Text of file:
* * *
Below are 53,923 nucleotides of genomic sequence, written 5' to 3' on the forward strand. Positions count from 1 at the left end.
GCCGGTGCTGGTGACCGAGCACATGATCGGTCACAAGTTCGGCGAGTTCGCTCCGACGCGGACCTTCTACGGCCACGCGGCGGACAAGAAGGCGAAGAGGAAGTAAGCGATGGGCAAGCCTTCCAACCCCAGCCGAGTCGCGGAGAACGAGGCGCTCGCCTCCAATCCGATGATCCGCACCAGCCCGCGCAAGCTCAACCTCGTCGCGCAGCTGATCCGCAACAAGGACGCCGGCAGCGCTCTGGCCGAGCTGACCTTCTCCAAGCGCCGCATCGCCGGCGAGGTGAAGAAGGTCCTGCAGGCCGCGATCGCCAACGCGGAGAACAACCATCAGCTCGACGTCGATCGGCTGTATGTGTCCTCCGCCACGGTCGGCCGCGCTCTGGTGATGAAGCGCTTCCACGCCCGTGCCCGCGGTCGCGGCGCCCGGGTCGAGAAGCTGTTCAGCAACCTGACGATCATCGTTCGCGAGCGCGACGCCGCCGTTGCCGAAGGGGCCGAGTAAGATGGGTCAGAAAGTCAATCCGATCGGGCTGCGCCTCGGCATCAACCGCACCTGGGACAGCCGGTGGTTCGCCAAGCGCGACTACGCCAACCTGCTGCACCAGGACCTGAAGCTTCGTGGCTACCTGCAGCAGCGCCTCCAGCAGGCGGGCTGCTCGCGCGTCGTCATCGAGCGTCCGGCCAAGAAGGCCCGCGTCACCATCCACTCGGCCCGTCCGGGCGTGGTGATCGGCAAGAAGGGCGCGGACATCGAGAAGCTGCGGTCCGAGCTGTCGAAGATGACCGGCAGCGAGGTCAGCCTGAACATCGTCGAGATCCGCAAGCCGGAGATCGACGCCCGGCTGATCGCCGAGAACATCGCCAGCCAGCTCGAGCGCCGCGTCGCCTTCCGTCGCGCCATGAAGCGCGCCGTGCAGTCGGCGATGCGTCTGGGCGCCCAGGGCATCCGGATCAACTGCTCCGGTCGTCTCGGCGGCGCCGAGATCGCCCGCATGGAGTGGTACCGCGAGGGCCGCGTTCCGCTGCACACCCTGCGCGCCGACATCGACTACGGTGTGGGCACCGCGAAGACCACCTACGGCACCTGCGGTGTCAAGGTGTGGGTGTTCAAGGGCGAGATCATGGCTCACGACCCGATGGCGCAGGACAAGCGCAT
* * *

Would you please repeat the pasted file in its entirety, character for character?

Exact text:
Below are 53,923 nucleotides of genomic sequence, written 5' to 3' on the forward strand. Positions count from 1 at the left end.
GCCGGTGCTGGTGACCGAGCACATGATCGGTCACAAGTTCGGCGAGTTCGCTCCGACGCGGACCTTCTACGGCCACGCGGCGGACAAGAAGGCGAAGAGGAAGTAAGCGATGGGCAAGCCTTCCAACCCCAGCCGAGTCGCGGAGAACGAGGCGCTCGCCTCCAATCCGATGATCCGCACCAGCCCGCGCAAGCTCAACCTCGTCGCGCAGCTGATCCGCAACAAGGACGCCGGCAGCGCTCTGGCCGAGCTGACCTTCTCCAAGCGCCGCATCGCCGGCGAGGTGAAGAAGGTCCTGCAGGCCGCGATCGCCAACGCGGAGAACAACCATCAGCTCGACGTCGATCGGCTGTATGTGTCCTCCGCCACGGTCGGCCGCGCTCTGGTGATGAAGCGCTTCCACGCCCGTGCCCGCGGTCGCGGCGCCCGGGTCGAGAAGCTGTTCAGCAACCTGACGATCATCGTTCGCGAGCGCGACGCCGCCGTTGCCGAAGGGGCCGAGTAAGATGGGTCAGAAAGTCAATCCGATCGGGCTGCGCCTCGGCATCAACCGCACCTGGGACAGCCGGTGGTTCGCCAAGCGCGACTACGCCAACCTGCTGCACCAGGACCTGAAGCTTCGTGGCTACCTGCAGCAGCGCCTCCAGCAGGCGGGCTGCTCGCGCGTCGTCATCGAGCGTCCGGCCAAGAAGGCCCGCGTCACCATCCACTCGGCCCGTCCGGGCGTGGTGATCGGCAAGAAGGGCGCGGACATCGAGAAGCTGCGGTCCGAGCTGTCGAAGATGACCGGCAGCGAGGTCAGCCTGAACATCGTCGAGATCCGCAAGCCGGAGATCGACGCCCGGCTGATCGCCGAGAACATCGCCAGCCAGCTCGAGCGCCGCGTCGCCTTCCGTCGCGCCATGAAGCGCGCCGTGCAGTCGGCGATGCGTCTGGGCGCCCAGGGCATCCGGATCAACTGCTCCGGTCGTCTCGGCGGCGCCGAGATCGCCCGCATGGAGTGGTACCGCGAGGGCCGCGTTCCGCTGCACACCCTGCGCGCCGACATCGACTACGGTGTGGGCACCGCGAAGACCACCTACGGCACCTGCGGTGTCAAGGTGTGGGTGTTCAAGGGCGAGATCATGGCTCACGACCCGATGGCGCAGGACAAGCGCAT